Researchers have developed a new soft tactile sensor with skin-comparable characteristics.
AI is helping researchers decipher images from a new holographic microscopy technique needed to investigate a key process in cancer immunotherapy “live” as it takes place.
Deep learning-based system enables dermatologist-level identification of suspicious skin lesions from smartphone photos, allowing better screening.
A deep learning model that can predict how human genes and medicines will interact has identified at least 10 compounds that may hold promise as treatments for COVID-19.
Computer scientists use TACC systems to generate synthetic objects for robot training.
Deep-learning methods have the potential to offer substantially better results, generating superior representations for characterizing the human brain.
Scientists have developed a machine learning method that crunches massive amounts of data to help determine which existing medications could improve outcomes in diseases for which they are not prescribed.
Researchers have developed an AI tool that can measure the volume of cerebral ventricles on MRIs in children within about 25 minutes.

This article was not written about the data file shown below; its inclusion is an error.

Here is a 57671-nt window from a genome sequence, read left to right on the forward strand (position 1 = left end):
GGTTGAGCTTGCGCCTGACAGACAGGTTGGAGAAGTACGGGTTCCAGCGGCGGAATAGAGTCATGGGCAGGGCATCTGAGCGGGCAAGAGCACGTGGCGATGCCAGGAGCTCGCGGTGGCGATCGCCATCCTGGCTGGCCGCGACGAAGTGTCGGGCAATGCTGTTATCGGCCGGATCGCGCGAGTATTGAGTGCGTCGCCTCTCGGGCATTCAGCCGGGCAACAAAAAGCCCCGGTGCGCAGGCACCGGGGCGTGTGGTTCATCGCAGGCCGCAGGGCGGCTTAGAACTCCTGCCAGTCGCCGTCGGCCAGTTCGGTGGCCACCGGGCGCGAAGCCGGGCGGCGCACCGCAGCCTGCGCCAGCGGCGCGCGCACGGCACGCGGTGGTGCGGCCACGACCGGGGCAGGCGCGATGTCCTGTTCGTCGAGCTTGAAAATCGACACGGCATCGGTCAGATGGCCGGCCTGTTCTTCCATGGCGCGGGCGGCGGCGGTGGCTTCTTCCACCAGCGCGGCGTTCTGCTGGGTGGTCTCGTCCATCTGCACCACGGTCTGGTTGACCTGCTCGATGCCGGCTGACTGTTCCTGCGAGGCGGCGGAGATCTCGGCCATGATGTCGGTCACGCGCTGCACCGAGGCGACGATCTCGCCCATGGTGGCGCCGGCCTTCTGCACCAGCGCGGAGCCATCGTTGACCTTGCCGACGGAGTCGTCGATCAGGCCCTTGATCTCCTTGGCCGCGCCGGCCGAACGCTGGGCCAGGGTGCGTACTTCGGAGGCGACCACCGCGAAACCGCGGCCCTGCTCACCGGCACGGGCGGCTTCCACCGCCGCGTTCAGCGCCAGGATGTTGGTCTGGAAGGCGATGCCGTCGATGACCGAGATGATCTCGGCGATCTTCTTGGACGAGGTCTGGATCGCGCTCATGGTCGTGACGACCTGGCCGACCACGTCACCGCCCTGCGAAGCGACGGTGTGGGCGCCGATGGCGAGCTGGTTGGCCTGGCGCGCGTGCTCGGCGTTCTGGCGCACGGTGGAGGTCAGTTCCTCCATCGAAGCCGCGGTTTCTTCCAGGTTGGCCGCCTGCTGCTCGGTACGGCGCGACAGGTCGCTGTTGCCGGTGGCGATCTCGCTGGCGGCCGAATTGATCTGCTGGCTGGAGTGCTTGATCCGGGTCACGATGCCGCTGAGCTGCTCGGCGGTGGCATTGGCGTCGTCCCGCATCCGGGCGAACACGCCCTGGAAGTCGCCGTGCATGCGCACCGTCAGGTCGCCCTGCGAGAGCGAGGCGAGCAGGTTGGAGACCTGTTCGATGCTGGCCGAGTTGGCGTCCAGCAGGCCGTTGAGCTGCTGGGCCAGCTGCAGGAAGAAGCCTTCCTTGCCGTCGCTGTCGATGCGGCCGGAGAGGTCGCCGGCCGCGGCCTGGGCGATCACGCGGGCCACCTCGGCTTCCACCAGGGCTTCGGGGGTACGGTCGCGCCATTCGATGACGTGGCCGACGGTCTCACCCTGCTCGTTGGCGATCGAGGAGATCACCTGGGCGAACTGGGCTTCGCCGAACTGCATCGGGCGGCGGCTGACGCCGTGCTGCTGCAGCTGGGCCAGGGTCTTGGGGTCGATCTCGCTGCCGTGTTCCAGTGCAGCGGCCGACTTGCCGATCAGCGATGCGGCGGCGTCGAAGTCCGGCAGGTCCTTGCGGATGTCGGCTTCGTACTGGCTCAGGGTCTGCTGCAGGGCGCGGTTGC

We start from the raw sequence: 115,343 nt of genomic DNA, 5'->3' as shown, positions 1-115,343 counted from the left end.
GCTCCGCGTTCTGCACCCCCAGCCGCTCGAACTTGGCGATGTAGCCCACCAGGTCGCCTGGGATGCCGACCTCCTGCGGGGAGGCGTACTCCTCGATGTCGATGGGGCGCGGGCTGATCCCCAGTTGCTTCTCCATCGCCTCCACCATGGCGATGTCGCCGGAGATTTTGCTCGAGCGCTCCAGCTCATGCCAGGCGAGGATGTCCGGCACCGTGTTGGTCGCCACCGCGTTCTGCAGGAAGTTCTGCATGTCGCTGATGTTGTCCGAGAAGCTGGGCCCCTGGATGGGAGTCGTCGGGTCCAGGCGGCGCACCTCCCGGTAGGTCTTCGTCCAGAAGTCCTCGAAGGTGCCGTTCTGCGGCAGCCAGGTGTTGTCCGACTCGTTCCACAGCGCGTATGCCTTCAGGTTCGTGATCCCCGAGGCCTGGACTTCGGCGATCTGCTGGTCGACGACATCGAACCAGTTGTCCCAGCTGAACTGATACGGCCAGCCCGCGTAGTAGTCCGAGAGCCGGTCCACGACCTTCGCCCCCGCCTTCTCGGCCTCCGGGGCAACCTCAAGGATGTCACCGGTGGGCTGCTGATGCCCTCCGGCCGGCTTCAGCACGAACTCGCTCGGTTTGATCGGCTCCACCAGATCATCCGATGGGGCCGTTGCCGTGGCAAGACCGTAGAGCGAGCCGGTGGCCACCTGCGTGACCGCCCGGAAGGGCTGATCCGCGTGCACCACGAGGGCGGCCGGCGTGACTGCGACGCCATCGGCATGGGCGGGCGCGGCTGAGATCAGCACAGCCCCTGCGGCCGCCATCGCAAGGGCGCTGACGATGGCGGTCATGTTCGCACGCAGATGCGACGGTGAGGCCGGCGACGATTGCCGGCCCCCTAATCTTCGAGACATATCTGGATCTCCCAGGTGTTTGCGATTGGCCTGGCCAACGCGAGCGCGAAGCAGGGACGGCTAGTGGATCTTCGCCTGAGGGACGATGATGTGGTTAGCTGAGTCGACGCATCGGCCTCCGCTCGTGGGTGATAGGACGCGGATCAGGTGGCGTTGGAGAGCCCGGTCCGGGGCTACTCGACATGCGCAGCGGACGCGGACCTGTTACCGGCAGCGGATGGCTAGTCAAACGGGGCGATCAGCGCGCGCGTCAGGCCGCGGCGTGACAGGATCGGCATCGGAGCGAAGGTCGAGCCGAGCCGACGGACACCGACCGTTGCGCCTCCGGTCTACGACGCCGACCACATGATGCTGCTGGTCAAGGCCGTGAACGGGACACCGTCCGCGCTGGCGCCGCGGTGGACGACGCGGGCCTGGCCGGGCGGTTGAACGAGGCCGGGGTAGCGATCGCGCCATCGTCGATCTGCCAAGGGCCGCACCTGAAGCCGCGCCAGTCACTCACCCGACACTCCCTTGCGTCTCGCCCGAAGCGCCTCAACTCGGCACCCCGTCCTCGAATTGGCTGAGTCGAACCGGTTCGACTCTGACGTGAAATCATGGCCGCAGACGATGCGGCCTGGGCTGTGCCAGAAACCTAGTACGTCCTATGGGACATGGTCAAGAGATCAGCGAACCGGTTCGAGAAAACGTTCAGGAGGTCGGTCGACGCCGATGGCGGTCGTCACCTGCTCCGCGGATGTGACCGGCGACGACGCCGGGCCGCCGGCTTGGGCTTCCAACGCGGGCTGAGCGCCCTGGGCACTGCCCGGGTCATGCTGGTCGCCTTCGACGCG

Researchers have developed a way for deep learning neural networks to rapidly estimate confidence levels in their output.
An artificial intelligence-based detects early stages of Alzheimer’s through functional magnetic resonance imaging.
Researchers have created artificial intelligence algorithm that can automatically identify patients at high risk of intentional self-harm, based on the information in the clinical notes in the electronic health record.
Researchers at the Hamlyn Centre, Imperial College London, have introduced a novel tool for generating accurate endoscopic datasets.
Researchers have developed a unique diagnostic tool that can detect dystonia from MRI scans, the first technology of its kind to provide an objective diagnosis of the disorder.
Scientists and collaborators are using machine learning to address two key barriers to industrialization of two-photon lithography.